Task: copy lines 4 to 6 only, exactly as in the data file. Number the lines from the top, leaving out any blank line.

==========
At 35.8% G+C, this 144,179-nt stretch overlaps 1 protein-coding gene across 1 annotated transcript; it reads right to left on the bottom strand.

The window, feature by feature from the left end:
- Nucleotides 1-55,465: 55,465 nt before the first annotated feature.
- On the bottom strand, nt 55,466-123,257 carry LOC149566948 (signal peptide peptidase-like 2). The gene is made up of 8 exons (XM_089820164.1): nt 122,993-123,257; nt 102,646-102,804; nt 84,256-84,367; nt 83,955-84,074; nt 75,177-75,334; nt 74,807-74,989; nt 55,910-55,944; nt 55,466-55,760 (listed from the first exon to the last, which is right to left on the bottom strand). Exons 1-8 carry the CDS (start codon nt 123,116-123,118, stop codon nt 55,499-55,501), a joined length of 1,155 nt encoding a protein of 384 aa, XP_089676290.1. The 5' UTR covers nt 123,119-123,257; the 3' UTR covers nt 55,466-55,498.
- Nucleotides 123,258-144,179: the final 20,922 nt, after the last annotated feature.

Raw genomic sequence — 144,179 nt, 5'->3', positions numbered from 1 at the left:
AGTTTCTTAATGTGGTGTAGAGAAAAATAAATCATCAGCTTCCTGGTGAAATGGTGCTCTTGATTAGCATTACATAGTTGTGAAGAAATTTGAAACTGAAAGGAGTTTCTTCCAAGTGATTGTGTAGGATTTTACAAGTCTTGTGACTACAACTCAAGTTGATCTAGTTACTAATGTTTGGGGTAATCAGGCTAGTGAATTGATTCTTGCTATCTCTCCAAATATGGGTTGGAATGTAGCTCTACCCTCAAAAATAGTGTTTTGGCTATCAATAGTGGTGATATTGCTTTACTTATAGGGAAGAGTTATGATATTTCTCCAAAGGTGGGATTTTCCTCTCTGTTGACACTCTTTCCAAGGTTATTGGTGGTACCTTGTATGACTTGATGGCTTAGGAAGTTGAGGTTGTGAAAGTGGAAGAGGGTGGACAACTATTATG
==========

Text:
- On the bottom strand, nt 55,466-123,257 carry LOC149566948 (signal peptide peptidase-like 2). The gene is made up of 8 exons (XM_089820164.1): nt 122,993-123,257; nt 102,646-102,804; nt 84,256-84,367; nt 83,955-84,074; nt 75,177-75,334; nt 74,807-74,989; nt 55,910-55,944; nt 55,466-55,760 (listed from the first exon to the last, which is right to left on the bottom strand). Exons 1-8 carry the CDS (start codon nt 123,116-123,118, stop codon nt 55,499-55,501), a joined length of 1,155 nt encoding a protein of 384 aa, XP_089676290.1. The 5' UTR covers nt 123,119-123,257; the 3' UTR covers nt 55,466-55,498.
- Nucleotides 123,258-144,179: the final 20,922 nt, after the last annotated feature.

Raw genomic sequence — 144,179 nt, 5'->3', positions numbered from 1 at the left: